Escape from Lombard (Alcatraz)

Leaders involved in this account: Tim Geftakys, Gary Mau, Don Mader, Mark Lovik, Roger Grant, Mike Zach

Garth X.


Great and Not-So-Great Beginnings

My name is Garth. My life with Jesus Christ began when I was at the St. Louis College of Pharmacy. A friend named Bruce N. witnessed to me and I received Jesus Christ as my savior. This was in 1986. Bruce also witnessed to my girlfriend Sue and we were both saved on almost the same day. Bruce was a young believer and really had an honest heart before God. Formerly, Bruce and I were buddies linked through the party life. But Bruce’s life had radically changed and I was greatly affected by that.

Bruce was attending the Assembly in St. Louis. Sue and I visited that Assembly and consequently received follow-up calls, visits, and letters. All the attention made us feel good.

Now that Sue and I were Christians, I believed that we should get married. I formerly wanted no part of marriage because of what my family went through after my parents divorced. God had worked in my heart. For some reason, the folks at the Assembly did not agree with my proposal. We heard the following type of comments….. "You know, you shouldn’t rush into this. A man named Tim Geftakys is coming into town in a week and maybe you should talk to him about it."

I was really mad at all the resistance. I had no idea who this Tim guy was, but we talked to him anyway. Tim asked a lot of very personal questions and my girlfriend was in tears. He thought that we should not get married. We left that meeting and I told Sue that we would find a place that would marry us. Well, we did. Sue was from the Chicago area, and her Mom had heard of a nice church called Christian Hills in Orland Park.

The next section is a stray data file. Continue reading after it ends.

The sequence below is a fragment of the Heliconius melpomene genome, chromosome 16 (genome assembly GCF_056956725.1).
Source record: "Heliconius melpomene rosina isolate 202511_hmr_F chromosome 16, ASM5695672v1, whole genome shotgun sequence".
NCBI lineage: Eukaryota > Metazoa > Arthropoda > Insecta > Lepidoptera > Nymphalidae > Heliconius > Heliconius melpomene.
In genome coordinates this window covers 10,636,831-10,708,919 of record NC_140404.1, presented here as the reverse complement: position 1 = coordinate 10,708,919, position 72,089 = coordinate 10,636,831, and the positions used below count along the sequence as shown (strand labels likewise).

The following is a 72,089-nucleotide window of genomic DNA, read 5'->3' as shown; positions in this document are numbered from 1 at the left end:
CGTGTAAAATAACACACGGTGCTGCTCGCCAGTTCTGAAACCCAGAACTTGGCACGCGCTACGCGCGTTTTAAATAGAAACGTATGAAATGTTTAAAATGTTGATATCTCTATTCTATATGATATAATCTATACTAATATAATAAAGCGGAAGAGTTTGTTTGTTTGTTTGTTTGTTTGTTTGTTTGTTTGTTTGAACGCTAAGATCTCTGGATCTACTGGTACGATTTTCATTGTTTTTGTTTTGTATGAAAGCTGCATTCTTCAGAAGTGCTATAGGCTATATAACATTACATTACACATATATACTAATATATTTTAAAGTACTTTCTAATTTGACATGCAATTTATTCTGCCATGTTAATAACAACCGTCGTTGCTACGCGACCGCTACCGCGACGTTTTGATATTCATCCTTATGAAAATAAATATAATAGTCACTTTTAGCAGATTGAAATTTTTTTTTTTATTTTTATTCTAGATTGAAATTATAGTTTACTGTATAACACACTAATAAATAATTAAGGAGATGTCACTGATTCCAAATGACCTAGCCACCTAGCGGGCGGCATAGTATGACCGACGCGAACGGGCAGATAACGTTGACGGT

Chicago, My Kind of Town

To expedite the story, we got married and began our happy life as a Christian family. All the while, we were being contacted by the Assembly members in St Louis and now the Assembly members in Chicago. Since the marriage issue was over, we thought we might check out the Assembly in Chicago.

Gary and Valerie Mau immediately greeted us as we visited. They were so friendly and hospitable to us. We began what I thought would be an endless friendship. Unfortunately, within a few weeks, Valerie and my wife were not so friendly towards each other. It seems that Sue was not the typical wall-flower that the Assembly expected.

The result being, that Valerie would try to correct my wife. Sue didn’t like being talked to like she was a child. To add to all this, Gary would constantly entreat me about my wife, for any number of reasons. This added major strife to my marriage. Sue really loved me, and was willing to follow my lead, but she would not tolerate others butting into our personal affairs. I was too stupid to know better.

Gary and I continued to be friends. At least that is how I saw it then. As I would do the things he liked, he would sort of "congratulate" me. But when I didn’t do what he thought was best, like stay home from a meeting, he would "entreat" me. This method is what I call "performance-based acceptance". It is a great cult-like way of getting folks to perform for you.

I began to rise as an up-and-coming star Assembly performer. This really made Gary look good. Not to mention, he was always a favorite of George for whatever reason. Gary was then promoted to "Leading Brother". I was very happy for him, as though it were a promotion or something.

But soon, our relationship changed. He was no longer a close "buddy". He was onto more important things, which I had no idea what they were. Soon thereafter, Gary and Val became "Workers". Wow! Now I am really impressed. As I was saying, our relationship grew further apart. Of course everyone now knows that they have moved on to Madison, Wisconsin where a "great work" is happening! Or at least that’s what we were told. (I suspect it is an unhealthy place.)

Interesting…but I now look back and see that I never really had one REAL friend in the Assembly. Gary had used me as a stepping-stone to his own glory. I was his "trophy". Well, I guess I have failed him. What a bummer. The funny thing is that I had always had good friends when I was growing up. When I joined the Assembly, I basically told all my old buddies to jump in the lake. I lost in every way!

Sometimes a Shepherd Must Leave

While in the Assembly, my wife and I spent a lot of time with an elder and his family. His name was Ken L. Ken was as close as I got to having a real friend in the Assembly. He was kind, though a strong leader, and he was the best preacher in the Chicago Assembly.